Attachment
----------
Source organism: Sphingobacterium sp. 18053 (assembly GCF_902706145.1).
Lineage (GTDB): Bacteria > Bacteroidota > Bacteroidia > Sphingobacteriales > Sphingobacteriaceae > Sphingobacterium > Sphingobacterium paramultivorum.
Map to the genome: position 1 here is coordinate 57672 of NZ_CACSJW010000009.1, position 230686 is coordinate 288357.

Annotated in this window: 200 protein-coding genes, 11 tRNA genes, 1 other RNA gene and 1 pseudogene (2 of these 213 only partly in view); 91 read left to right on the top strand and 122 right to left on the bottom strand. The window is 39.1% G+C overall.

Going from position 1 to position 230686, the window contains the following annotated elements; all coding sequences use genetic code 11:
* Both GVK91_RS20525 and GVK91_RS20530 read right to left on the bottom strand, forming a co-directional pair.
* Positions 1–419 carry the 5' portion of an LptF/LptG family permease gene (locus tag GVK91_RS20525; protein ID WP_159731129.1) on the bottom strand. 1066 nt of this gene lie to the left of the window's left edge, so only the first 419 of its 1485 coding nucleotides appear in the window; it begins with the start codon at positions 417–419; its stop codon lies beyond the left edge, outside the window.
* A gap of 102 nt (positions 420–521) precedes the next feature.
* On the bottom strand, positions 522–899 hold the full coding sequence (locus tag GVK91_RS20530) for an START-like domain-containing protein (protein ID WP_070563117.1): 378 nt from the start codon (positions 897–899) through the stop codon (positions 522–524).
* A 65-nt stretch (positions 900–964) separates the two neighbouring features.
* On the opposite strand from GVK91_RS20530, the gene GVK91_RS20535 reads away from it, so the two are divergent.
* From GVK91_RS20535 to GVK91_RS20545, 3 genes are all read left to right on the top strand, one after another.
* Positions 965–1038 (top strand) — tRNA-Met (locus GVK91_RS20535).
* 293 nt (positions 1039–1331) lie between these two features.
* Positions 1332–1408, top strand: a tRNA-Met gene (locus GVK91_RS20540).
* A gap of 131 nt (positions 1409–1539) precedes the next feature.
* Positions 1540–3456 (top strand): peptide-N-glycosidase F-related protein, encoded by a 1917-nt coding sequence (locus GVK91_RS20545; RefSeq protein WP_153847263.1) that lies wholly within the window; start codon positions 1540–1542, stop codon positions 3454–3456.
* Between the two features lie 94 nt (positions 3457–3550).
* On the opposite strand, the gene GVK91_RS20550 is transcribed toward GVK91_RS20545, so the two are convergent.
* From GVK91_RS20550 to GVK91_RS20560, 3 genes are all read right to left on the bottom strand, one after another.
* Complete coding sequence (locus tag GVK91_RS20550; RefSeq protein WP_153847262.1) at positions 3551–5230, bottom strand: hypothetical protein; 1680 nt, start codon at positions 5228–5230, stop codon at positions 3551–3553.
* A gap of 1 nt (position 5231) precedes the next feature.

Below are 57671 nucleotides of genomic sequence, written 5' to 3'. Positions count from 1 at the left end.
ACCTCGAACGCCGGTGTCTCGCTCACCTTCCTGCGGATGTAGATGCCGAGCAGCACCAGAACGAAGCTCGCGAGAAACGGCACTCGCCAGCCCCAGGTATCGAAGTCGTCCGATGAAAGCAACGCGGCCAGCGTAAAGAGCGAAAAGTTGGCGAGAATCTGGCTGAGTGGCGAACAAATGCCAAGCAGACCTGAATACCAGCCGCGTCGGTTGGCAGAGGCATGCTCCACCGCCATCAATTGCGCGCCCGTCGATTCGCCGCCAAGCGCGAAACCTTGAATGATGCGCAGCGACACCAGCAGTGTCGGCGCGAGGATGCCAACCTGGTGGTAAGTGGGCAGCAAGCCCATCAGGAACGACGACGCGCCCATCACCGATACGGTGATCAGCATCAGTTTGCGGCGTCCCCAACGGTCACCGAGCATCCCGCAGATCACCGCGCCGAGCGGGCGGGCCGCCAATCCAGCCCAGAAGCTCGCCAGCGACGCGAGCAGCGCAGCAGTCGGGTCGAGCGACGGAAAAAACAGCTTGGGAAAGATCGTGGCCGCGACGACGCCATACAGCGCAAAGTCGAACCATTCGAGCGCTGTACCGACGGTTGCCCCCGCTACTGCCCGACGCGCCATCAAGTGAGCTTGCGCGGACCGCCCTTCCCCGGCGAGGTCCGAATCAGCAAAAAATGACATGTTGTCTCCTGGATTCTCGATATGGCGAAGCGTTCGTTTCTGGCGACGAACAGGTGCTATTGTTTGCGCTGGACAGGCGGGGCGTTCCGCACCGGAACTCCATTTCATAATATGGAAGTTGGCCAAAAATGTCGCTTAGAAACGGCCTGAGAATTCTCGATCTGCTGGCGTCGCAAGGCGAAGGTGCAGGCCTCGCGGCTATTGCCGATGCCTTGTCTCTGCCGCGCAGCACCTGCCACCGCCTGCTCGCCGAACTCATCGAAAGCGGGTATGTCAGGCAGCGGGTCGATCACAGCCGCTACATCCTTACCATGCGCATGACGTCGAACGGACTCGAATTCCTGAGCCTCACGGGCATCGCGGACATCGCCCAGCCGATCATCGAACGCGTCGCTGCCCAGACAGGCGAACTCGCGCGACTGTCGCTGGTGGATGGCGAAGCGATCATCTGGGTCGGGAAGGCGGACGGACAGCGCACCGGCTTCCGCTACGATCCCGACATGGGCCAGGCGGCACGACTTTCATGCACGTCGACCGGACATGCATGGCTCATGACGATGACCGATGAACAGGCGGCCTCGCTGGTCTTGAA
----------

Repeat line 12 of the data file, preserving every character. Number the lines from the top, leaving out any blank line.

* From GVK91_RS20535 to GVK91_RS20545, 3 genes are all read left to right on the top strand, one after another.